Deeming it time to give the players their ball back, Byron tosses the frisbee to Zuke: he drops the softball to seize the frisbee. The players, jovial fellows who enjoy a laugh, shout things such as: "Hey Zuke, we could use you on our team!," "Great fielding, Zuke!," and "Now we have a spitball!"

Alright, we've caused a disturbance on the densely populated Great Lawn for almost fifteen minutes – great fun, but unwise to push it! Tolerance for a madly romping dog, no matter how cute, won't last forever! So Byron and I exit the Great Lawn on the southwest side and head towards Belvedere Castle and Zuke follows: simple as that!
And that, my dears, was our secret all along: as long as Byron and I were chasing him, Zuke was going to dash from our grasp; it was all a game of tag to him, regardless of whether we were screaming his name! I like to think it's our canine and human agreement: Zuke romps and disrupts everything and we count on him to pay us no mind while pretending to try to catch him!

More adventures are had, of course. In Bethesda tunnel, Zuke treats us to a demonstration of his hunting skills: suddenly, he freezes and stares, apparently mesmerized – it's a hint of the pointing hunting dogs do at birds hidden in the brush; then a swift dash, and – presto! – he wraps his jaws around a bag dangling from a man's hand and yanks at it: out tumbles a whole chicken onto the ground. Zuke wastes no time in seizing it, racing towards The Mall: quite breathtaking to behold!
"Jesus Christ!" the man yells, glancing about to see who's responsible for the nefarious chicken-snatching beast.
"Zuke!" we're screaming at the top of our lungs – our yelling's magnified and echoed very nicely by the tunnel.

The man's looking at us now, then glancing towards the end of the tunnel, where Zuke's devouring his prize at the base of the exit stairs – a mixture of being none too pleased and amused despite himself is on his face. Before he can say anything, we're apologizing profusely and offering him twenty dollars for the inconvenience.
"Aw hell, I can get another bird for a lot cheaper than that!" he answers, refusing the money. He makes it obvious the offer of recompense is recompense enough. "What kind of dog is that, anyway?" he asks, gesturing in Zuke's direction.
"An English Setter."
"Hunting dog, right?"
"Too much of one for the city, I think," says Byron.
"He sure as hell knows what he's doing! That bird was out of this bag and over there in five seconds flat! It's worth a bird to see that, and blessings on him! I'm glad he's enjoying it! And he's still got his balls too! Good for you! Don't neuter him!"
"Dead horses will fly to Mars before my dog gets neutered!" exclaims Byron. "Break his spirit? Steal his manhood? Disgusting!"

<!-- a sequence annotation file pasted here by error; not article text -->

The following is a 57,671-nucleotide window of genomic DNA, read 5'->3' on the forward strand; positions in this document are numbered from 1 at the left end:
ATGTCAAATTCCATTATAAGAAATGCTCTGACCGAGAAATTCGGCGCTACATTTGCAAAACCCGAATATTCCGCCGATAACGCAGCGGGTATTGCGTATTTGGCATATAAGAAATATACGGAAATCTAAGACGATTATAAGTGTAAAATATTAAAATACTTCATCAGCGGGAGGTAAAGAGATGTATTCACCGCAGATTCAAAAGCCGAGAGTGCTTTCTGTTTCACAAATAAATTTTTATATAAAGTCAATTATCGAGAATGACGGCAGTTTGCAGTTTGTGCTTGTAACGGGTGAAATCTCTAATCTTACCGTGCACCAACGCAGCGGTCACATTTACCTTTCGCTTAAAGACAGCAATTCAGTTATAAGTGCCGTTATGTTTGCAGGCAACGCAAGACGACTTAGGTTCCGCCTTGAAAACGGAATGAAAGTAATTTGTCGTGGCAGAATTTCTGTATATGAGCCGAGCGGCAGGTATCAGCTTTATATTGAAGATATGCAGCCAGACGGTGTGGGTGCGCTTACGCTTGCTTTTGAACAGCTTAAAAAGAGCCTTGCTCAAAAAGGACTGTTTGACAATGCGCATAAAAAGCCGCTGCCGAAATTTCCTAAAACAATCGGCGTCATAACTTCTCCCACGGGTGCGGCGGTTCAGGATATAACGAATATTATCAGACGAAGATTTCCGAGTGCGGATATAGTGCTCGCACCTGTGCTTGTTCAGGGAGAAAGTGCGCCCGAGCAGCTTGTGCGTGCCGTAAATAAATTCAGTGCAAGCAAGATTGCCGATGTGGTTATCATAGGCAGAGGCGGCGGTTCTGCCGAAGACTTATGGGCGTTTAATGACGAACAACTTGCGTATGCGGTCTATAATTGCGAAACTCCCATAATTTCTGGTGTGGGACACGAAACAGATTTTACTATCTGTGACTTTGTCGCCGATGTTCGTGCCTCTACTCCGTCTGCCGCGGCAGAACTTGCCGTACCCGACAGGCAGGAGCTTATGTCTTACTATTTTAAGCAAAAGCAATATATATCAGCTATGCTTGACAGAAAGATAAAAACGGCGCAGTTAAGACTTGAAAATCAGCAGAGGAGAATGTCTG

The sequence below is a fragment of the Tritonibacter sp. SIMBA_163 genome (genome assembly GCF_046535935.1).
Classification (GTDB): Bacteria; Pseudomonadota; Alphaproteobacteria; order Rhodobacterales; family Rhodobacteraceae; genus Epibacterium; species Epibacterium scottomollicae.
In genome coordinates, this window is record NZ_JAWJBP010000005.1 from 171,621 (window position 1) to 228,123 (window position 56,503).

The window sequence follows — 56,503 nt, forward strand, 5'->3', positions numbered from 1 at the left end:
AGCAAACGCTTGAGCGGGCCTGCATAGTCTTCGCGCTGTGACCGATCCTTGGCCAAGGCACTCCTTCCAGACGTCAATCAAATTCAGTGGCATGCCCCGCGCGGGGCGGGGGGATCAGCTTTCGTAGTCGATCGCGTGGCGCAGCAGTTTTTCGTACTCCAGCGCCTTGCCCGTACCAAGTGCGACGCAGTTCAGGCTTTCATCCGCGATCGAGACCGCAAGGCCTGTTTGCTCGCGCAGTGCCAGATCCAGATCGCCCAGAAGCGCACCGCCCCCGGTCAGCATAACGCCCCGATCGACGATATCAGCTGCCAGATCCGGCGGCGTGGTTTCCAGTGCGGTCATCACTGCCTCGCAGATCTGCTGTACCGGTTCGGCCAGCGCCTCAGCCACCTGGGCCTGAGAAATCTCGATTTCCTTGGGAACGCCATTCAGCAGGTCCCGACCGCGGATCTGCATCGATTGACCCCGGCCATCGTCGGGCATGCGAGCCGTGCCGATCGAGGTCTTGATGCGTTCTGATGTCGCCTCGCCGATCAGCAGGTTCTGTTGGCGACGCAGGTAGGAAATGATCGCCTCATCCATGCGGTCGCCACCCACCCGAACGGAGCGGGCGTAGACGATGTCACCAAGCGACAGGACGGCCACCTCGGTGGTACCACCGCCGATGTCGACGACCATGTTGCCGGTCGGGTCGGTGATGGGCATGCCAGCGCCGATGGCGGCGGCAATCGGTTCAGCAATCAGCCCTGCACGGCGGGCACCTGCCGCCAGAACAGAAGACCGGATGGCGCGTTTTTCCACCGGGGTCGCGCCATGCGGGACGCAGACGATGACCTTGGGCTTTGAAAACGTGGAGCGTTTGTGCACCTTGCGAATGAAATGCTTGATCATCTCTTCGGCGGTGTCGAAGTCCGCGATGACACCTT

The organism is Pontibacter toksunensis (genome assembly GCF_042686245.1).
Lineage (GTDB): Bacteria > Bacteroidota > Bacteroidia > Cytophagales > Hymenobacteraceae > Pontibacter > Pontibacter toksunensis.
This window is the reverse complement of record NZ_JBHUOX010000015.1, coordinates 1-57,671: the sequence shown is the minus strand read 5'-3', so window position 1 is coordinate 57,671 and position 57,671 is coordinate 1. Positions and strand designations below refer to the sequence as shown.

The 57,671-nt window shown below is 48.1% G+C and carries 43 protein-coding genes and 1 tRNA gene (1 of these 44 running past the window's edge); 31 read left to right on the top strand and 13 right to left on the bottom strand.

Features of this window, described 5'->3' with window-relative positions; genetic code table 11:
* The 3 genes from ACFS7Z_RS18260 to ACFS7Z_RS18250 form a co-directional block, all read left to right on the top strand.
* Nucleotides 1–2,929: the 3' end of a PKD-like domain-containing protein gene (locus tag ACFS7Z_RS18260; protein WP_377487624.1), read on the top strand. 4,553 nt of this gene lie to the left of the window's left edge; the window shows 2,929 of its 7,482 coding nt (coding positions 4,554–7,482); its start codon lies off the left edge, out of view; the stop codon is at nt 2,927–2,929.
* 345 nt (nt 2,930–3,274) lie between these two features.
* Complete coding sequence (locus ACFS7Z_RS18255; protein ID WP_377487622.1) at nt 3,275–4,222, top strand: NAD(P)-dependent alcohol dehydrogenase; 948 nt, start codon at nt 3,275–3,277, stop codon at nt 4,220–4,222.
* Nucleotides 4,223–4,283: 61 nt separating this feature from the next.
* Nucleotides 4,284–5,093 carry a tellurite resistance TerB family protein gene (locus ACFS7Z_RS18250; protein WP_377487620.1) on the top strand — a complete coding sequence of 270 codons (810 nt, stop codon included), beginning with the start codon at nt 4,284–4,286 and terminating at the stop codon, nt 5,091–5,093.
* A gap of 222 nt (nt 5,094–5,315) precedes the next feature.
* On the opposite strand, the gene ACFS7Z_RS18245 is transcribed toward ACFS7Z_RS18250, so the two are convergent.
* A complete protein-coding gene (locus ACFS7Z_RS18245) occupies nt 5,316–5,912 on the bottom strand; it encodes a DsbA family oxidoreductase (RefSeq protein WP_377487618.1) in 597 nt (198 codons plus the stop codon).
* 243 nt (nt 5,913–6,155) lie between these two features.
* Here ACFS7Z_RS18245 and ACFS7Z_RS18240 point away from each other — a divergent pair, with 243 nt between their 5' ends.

"Nothing worse!" the man fairly shouts. "I had a dog awhile back – Black Lab, feisty and smart, bundle of energy. I went off on business for a week, convention in Atlanta. The first wife... She goes and gets his balls cut off while I'm gone! Dog wasn't the same after! The sparkle was gone from his eyes – he became sluggish, wasn't quick and bright anymore! I sometimes fancied he was asking 'Why?' when he looked at me – it was like a trace of his old spirit was sputtering in them, baffled at being cut off from its source! And I sure asked the wife why! Guess why? Because someone on TV said it was 'beneficial'! She was always glued to the tube, mistaking blather for gospel truth! No one easier to hoodwink than the first wife! Once a head-turner, but with low mileage! As braindead as she was unable to keep her looks, and with her bedroom skills flagging as fast! She's been replaced by one who ruts like a rabbit and has a head on her shoulders!"

"One of the breeder's conditions was that I neuter the dog," says Byron. "It's in the contract! Do I care? About as much as I care if the breeze blows! Sure, she's worried I might make use of Zuke's pedigree to breed him and compete with her, but it's more than that! These people are programmed into thinking neutering's in a dog's best interest, as if being deprived of the sex-drive will make him happier! What they really mean is that it makes dogs more submissive – easier to manage, train to do stupid tricks that reflect far more on the vanity of humans than anything that's good for dogs! They get a dog because they want a creature to control! They want obedient fawning animals that are exclusively dependent on them! They want to show off in front of others of their ilk, say 'Watch Rover roll over! See how Rover heels and sits at my command!' They're a bunch of controlling despotic creeps who victimize animals because they need to feel superior; and then they turn around and pass it off as being concerned for the animals' welfare! I don't see them cutting their own balls off, or getting themselves spayed!"